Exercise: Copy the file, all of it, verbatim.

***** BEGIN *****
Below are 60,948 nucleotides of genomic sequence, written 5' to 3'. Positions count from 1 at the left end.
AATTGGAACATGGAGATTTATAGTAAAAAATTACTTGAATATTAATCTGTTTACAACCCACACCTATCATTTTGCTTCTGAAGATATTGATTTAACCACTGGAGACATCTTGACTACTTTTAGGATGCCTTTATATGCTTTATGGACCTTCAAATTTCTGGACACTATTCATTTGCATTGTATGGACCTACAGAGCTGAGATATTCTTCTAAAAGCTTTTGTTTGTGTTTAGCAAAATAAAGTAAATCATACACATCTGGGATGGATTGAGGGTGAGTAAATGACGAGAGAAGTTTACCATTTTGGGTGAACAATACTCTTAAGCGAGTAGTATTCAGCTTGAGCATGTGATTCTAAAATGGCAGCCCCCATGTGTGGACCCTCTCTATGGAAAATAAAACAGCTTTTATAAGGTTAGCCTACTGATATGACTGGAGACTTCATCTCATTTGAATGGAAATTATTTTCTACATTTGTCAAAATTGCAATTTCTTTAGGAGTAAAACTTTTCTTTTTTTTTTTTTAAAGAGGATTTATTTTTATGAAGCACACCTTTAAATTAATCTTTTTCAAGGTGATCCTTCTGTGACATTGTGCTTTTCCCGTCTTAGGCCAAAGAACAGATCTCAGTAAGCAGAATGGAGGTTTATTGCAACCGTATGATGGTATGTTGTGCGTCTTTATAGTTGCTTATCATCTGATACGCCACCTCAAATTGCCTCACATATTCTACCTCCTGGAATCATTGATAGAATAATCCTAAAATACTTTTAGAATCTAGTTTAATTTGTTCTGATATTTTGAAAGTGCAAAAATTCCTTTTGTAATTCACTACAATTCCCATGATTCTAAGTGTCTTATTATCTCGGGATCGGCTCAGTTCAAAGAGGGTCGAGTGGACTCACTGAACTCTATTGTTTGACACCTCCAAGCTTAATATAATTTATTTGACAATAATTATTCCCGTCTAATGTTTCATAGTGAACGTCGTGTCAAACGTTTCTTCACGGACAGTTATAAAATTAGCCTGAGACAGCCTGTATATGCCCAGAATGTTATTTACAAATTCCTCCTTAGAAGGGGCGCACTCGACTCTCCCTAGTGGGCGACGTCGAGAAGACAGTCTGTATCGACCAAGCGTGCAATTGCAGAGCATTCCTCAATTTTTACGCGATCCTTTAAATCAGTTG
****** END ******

Below are 60,948 nucleotides of genomic sequence, written 5' to 3'. Positions count from 1 at the left end.
AATTGGAACATGGAGATTTATAGTAAAAAATTACTTGAATATTAATCTGTTTACAACCCACACCTATCATTTTGCTTCTGAAGATATTGATTTAACCACTGGAGACATCTTGACTACTTTTAGGATGCCTTTATATGCTTTATGGACCTTCAAATTTCTGGACACTATTCATTTGCATTGTATGGACCTACAGAGCTGAGATATTCTTCTAAAAGCTTTTGTTTGTGTTTAGCAAAATAAAGTAAATCATACACATCTGGGATGGATTGAGGGTGAGTAAATGACGAGAGAAGTTTACCATTTTGGGTGAACAATACTCTTAAGCGAGTAGTATTCAGCTTGAGCATGTGATTCTAAAATGGCAGCCCCCATGTGTGGACCCTCTCTATGGAAAATAAAACAGCTTTTATAAGGTTAGCCTACTGATATGACTGGAGACTTCATCTCATTTGAATGGAAATTATTTTCTACATTTGTCAAAATTGCAATTTCTTTAGGAGTAAAACTTTTCTTTTTTTTTTTTTAAAGAGGATTTATTTTTATGAAGCACACCTTTAAATTAATCTTTTTCAAGGTGATCCTTCTGTGACATTGTGCTTTTCCCGTCTTAGGCCAAAGAACAGATCTCAGTAAGCAGAATGGAGGTTTATTGCAACCGTATGATGGTATGTTGTGCGTCTTTATAGTTGCTTATCATCTGATACGCCACCTCAAATTGCCTCACATATTCTACCTCCTGGAATCATTGATAGAATAATCCTAAAATACTTTTAGAATCTAGTTTAATTTGTTCTGATATTTTGAAAGTGCAAAAATTCCTTTTGTAATTCACTACAATTCCCATGATTCTAAGTGTCTTATTATCTCGGGATCGGCTCAGTTCAAAGAGGGTCGAGTGGACTCACTGAACTCTATTGTTTGACACCTCCAAGCTTAATATAATTTATTTGACAATAATTATTCCCGTCTAATGTTTCATAGTGAACGTCGTGTCAAACGTTTCTTCACGGACAGTTATAAAATTAGCCTGAGACAGCCTGTATATGCCCAGAATGTTATTTACAAATTCCTCCTTAGAAGGGGCGCACTCGACTCTCCCTAGTGGGCGACGTCGAGAAGACAGTCTGTATCGACCAAGCGTGCAATTGCAGAGCATTCCTCAATTTTTACGCGATCCTTTAAATCAGTTG